WTF sentiments all around
Have you ever heard the saying, we're all a little bit crazy? I don't know about you, but "a little bit" might be an understatement, especially within the world of videogames. While virtual protagonists often reflect the abso...

Ni No Kuni free DLC photo
Ni No Kuni free DLC

Ni No Kuni is offering a free Draggle familiar DLC today

Free party member
Feb 12
// Chris Carter
It's a free DLC-fest for the PlayStation Network today, as Draggle, the adorable guy pictured above, is dropping for free on the PSN. If you aren't familiar with how Ni No Kuni works, it's basically like Pokémon. Aroun...
Ni no Kuni photo
Ni no Kuni

Ni no Kuni is #1 in the UK, sold out in many shops

Three cheers for color and whimsy!
Feb 04
// Tony Ponce
I guess a lot of grown-up "mature" gamers, who complained that Ni no Kuni: Wrath of the White Witch was too "kiddy," were blowing smoke out their asses and bought the Level-5 RPG anyway. According to GfK Chart-Track's UK Top ...

Dear Ni no Kuni fans, your help is urgently required!

Can you HELP us!?
Jan 30
// Jim Sterling
Seriously guys ... do you know where we can find something brown and sticky? Brown and sticky?

Boob Wars: Colonial Marines, HD Wind Waker & RIP THQ

The Destructoid Show gets weird on Fridays
Jan 25
// Max Scoville
Hey gang, here's the recording of today's live Destructoid Show! Nintendo Direct happened, so we talked about all of that, and SimCity has new curved roads in it, I hope you're ready for that. That new Aliens: Colonial ...

Namco Bandai responds to Ni no Kuni LE order issues

Affected fans to get 400-page guide book
Jan 25
// Dale North
Namco Bandai handed Destructoid an official statement on the Ni no Kuni: Wrath of the White Witch Wizard's Edition order issue we've been following these past few days. It is as follows: Namco Bandai Games America ...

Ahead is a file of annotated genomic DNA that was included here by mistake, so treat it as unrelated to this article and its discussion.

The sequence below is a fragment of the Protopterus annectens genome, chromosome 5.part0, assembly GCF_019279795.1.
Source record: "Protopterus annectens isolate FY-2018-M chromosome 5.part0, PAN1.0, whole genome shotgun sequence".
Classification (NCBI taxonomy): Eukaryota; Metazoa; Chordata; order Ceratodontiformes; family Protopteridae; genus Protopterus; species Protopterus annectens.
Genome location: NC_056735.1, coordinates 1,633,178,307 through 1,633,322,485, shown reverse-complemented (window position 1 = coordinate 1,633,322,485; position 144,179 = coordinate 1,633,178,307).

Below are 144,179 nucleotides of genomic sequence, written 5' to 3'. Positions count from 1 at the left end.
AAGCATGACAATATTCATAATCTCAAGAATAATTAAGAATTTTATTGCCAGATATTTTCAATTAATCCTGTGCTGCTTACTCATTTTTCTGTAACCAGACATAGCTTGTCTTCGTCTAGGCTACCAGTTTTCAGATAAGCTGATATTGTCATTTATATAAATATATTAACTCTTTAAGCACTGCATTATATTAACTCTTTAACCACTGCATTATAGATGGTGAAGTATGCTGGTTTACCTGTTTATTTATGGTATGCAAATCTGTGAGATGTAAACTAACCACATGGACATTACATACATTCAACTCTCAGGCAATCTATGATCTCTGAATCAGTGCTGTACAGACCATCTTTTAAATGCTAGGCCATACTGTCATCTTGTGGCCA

Ni no Kuni Wizard's Edition orders issues abound [update]

Sound off if you've had issues with your order
Jan 25
// Dale North
[Update: As you can see from our comments section below, this has been a messy issue. It got nasty when word got out that one buyer got over 200 copies and is now selling them on eBay. Disgusting. Thanks to our readers for in...
Ni no Kuni pee-pee photo
Ni no Kuni pee-pee

I helped a girl take a piss in Ni No Kuni

Sympathy for the NPC
Jan 23
// Niero Desu
It wouldn't be fair to say that Ni No Kuni has a specific urination quest. It's more of a side story or side effect of a larger task, if you will.  Nevertheless, when I came upon this girl who needed to whiz, I immediate...

The Elder Scrolls Online & Electronic Child Molesters!

The Destructoid Show would never touch you like that
Jan 22
// Max Scoville
Here's today's Destructoid Show! Lots of cool stuff today, and some stupid crappy stuff. Sounds like a regular ol' Tuesday, huh? The Elder Scrolls Online has started beta signups, Ralph Nader called video games a mean name, Resident Evil Revelations is coming to consoles and PC, and Ni No Kuni got reviewed! Also, Dead Space 3 has some smelly little microtransactions in it.
Mash Tactics photo
Mash Tactics

Live show: Ni no Kuni: Wrath of the White Witch

All it's hyped up to be?
Jan 22
// Rick KingFoom Olson
[Mash Tactics airs Monday through Friday at 4p.m. Pacific on Dtoid.TV. Watch King Foom play a variety of games, each day with its own theme. With a heavy focus on community and viewer interaction, you can be as m...

C'mon, Level-5! Localize Ni no Kuni DS already!

Jan 21 // Tony Ponce